25 Years, 25 Favorites

This is my 25th season as the Miami Hurricanes Athletics’ team photographer, and I was a student at UM prior to that, a time period of which I have a few selections for this list.

#25 Howard Schellenberger at Lockhart Stadium

Leading off the list is the grandfather of modern-day Hurricanes Football, the one and only Coach Howard Schnellenberger. Coach is shown here at UM’s annual Spring Game in 2016 at the now-demolished Lockhart Stadium in Ft. Lauderdale.

Schnellenberger resuscitated the Hurricanes program in the early 80’s, culminating in a national championship in 1983. After stops in Louisville, Oklahoma, and Florida Atlantic, he retired in 2011.

Back in 1999, Schnellenberger was hired by Florida Atlantic to promote support for a football program. I was fortunate enough to have shot several of those appearances when led to becoming FAU’s Team Photographer in 2004, concurrent with my gig at UM.

#24 Tyriq McCord sacks Jeff Driskel vs Florida 2013

Tyriq McCord sacks Jeff Driskel with just over 4 minutes remaining to set up a touchdown run by Duke Johnson to propel the ‘Canes to a 21-16 upset win over #12 ranked “The Gator” in 2013. 

Growing up in Michigan, the only real in-state rivalry was Michigan vs Michigan State, which was a one sided affair for most of my youth. After coming to UM as a transfer student from Hillsborough Community College I was introduced to two great college rivalries: UM v FSU, and the occasional UM vs UF matchup.

There is something glorious about a strip sack photo, with the quarterback’s delivery interrupted mid throw, and the ball hanging in perpetuity in the air. Add the fact our program had been on the downswing for nearly a decade, and this was a significant moment in securing a win in front of a record crowd of 76,869 at Sun Life Stadium.

#23 Frank Gore clinching TD vs Florida 2003

Frank Gore scores the go-ahead touchdown from 12 yards out during the ‘Canes 38-33 comeback win over UF in one of the greatest games in ‘Canes history.

On the following drive with 1:37 remaining, UF drove down to the ‘Canes 20 until Al Marshall sealed the win with an interception of a Chris Leak pass.

Adding to the story is the play of quarterback Brock Berlin, a transfer from none other than UF, who at the 6:10 mark of the 3rd quarter was down 33-10. Berlin led the ‘Canes to four consecutive touchdown drives, culminating in the aforementioned Gore TD run to complete the comeback. ABC’s Brad Nessler said “Once a Gator, always a Hurricane” of Berlin on the final kneel down as he launched the ball into the Orange Bowl stands and the game into the annals of Hurricanes football lore.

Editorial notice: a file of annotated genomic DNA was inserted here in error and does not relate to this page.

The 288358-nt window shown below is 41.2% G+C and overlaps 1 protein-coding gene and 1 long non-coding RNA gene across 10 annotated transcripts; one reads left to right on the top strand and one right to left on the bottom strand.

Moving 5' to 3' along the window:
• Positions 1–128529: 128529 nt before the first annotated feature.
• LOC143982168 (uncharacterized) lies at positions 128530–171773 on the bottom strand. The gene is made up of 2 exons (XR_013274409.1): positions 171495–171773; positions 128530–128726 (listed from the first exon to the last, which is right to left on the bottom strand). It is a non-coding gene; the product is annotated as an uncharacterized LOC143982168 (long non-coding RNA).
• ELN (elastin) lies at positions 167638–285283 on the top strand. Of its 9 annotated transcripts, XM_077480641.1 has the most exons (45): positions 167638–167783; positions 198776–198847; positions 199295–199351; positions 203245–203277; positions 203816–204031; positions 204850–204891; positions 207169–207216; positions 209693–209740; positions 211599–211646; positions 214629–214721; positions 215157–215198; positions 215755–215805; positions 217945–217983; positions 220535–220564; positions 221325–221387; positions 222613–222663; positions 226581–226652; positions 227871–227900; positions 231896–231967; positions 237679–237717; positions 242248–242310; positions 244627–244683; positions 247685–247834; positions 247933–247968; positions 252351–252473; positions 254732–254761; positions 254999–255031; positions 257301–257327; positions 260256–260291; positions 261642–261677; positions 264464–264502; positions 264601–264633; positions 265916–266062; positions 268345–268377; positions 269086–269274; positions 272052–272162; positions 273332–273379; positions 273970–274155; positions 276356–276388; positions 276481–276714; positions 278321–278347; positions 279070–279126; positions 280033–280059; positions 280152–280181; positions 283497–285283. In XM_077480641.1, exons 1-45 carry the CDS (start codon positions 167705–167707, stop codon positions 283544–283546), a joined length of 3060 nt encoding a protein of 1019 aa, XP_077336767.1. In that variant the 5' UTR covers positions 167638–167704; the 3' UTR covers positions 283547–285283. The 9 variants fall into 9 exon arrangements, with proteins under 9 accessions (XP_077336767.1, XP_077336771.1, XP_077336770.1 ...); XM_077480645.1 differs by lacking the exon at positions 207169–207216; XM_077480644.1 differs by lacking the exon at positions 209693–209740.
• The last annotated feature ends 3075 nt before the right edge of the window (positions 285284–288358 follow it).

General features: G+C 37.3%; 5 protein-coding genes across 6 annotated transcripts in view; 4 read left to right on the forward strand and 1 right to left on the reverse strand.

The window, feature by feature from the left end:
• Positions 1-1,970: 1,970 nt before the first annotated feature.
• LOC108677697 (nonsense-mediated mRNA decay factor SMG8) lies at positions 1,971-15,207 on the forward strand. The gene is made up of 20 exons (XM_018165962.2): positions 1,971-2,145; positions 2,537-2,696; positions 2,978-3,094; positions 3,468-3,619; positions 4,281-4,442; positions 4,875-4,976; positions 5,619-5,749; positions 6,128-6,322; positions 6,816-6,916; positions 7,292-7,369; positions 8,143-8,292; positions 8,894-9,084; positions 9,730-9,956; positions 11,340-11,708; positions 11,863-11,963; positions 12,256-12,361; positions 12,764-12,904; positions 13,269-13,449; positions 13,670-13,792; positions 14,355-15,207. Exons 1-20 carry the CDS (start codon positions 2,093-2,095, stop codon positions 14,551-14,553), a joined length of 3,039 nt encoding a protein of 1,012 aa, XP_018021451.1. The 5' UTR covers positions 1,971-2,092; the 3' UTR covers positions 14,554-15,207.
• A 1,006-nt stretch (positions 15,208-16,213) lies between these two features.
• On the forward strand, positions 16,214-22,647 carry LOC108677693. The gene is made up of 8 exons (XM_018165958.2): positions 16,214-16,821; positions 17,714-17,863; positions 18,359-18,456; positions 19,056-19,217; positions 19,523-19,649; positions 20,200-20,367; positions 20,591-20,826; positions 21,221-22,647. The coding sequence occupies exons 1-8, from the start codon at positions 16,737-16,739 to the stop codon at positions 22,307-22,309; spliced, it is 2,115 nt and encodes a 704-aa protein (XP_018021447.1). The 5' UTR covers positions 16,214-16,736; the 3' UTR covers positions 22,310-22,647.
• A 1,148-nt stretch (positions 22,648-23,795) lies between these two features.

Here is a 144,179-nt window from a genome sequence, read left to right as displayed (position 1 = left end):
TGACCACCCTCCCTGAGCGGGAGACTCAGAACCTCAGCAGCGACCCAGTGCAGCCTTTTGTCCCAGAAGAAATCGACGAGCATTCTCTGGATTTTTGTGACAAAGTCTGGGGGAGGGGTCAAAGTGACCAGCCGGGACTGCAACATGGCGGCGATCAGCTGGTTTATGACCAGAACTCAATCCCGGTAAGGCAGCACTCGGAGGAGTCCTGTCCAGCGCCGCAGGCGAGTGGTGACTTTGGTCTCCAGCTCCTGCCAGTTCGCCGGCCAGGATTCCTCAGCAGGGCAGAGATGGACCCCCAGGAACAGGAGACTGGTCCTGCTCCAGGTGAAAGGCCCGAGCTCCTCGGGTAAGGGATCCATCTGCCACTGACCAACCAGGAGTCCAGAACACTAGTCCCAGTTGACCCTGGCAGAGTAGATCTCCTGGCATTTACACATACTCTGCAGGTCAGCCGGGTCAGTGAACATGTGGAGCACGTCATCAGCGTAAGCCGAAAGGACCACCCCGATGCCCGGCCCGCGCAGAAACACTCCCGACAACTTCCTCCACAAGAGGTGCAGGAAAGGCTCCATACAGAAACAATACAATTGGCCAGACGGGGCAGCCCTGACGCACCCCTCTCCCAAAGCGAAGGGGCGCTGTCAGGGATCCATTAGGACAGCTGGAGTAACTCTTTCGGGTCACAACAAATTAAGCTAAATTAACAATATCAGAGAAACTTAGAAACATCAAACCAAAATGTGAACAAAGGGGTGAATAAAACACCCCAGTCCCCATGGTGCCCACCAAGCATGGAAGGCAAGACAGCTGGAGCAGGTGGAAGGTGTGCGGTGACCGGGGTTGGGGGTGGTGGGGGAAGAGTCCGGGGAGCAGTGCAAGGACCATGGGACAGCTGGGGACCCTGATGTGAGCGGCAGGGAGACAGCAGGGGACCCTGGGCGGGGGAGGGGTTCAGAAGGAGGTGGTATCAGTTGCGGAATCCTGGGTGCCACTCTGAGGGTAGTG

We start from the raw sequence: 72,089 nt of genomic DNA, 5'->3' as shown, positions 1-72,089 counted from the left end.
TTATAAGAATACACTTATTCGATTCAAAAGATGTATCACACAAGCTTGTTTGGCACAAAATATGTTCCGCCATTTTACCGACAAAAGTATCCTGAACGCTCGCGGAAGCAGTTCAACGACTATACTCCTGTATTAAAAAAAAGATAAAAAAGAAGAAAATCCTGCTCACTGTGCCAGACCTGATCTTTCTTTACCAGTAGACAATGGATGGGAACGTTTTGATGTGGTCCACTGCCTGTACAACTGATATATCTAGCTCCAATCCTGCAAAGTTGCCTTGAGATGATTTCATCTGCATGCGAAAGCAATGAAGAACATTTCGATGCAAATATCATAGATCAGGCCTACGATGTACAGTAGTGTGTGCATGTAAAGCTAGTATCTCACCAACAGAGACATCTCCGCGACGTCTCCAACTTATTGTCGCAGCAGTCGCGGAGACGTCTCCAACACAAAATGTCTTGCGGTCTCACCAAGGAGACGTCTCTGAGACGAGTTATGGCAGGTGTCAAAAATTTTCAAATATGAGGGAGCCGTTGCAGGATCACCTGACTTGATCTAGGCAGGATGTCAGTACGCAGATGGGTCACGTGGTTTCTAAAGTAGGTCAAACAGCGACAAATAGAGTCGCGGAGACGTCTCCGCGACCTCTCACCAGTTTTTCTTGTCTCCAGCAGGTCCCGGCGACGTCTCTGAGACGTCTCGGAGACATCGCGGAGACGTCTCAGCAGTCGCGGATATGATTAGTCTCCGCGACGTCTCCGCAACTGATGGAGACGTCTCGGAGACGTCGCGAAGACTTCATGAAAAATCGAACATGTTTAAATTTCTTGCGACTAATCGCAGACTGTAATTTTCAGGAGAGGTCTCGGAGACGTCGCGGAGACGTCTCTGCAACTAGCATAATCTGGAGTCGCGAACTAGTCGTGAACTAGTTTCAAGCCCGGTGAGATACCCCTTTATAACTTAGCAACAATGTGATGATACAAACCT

#22 Devin Hester blocked field goal return vs Florida 2004

Devin Hester returns a blocked field goal attempt 78 yards for a touchdown during the ‘Canes 27-10 win over UF in the 2004 Peach Bowl.

This was the ‘Canes second appearance in the Peach Bowl, the first being in 1981 against Virginia Tech in a game many consider a turning point in the Miami football program. UM won that game 20-10.

Hester’s return for a touchdown was his fifth of the season and sixth of his ‘Canes career, foreshadowing his stellar career as a return specialist in the NFL.

Hester returned this one right at me, with exasperated Gators players far behind him giving chase, making it one of my all-time favorite images.

#21 Dyral McMillan v Pat Tillman

Legendary defensive back Pat Tillman is stiff-armed by ‘Canes running back Dyral McMillan during the ‘Canes 23-12 defeat to Arizona State in 1997.

McMillan led the ‘Canes in rushing that day with 53 yards on 11 attempts, and Tillman had 7 tackles to lead the Sun Devils.

Tillman went on to play for the Arizona Cardinals for four seasons, then famously turned down a three-year, $3.6 million contract with the Cardinals to enlist in the Army after 9/11.

Tillman was killed in action while serving with the Army Rangers in eastern Afghanistan in 2004.

#20 Jimmy Murphy Tackle in Downpour

In 2018, one of those signature South Florida downpours which seems to occur every season started shortly after kickoff and proved too much for Hard Rock Stadium’s modern drainage system to handle, leaving the field partially under water for most of the first half. 

Jimmy Murphy, on the ‘Canes special teams punt coverage, met Duke returner Deon Jackson at one of the flooded sections of the field, as shown here.

Most of us photographers, despite the major inconvenience and threat to the functionality of our gear, love bad weather games for the opportunity to make unique images.

#19 Ed Reed w/ Javelin

Ed Reed.

College football National Champion. NFL Super Bowl Champion. College Football Hall of Fame. Pro Football Hall of Fame. 

So what’s one of my favorite Ed Reed images? 

Ed with a javelin.

When then-head coach Butch Davis made his recruiting visit to see Ed in high school, it wasn’t a football game Ed was participating in, it was a basketball game. Coach Davis loved multi-sport athletes.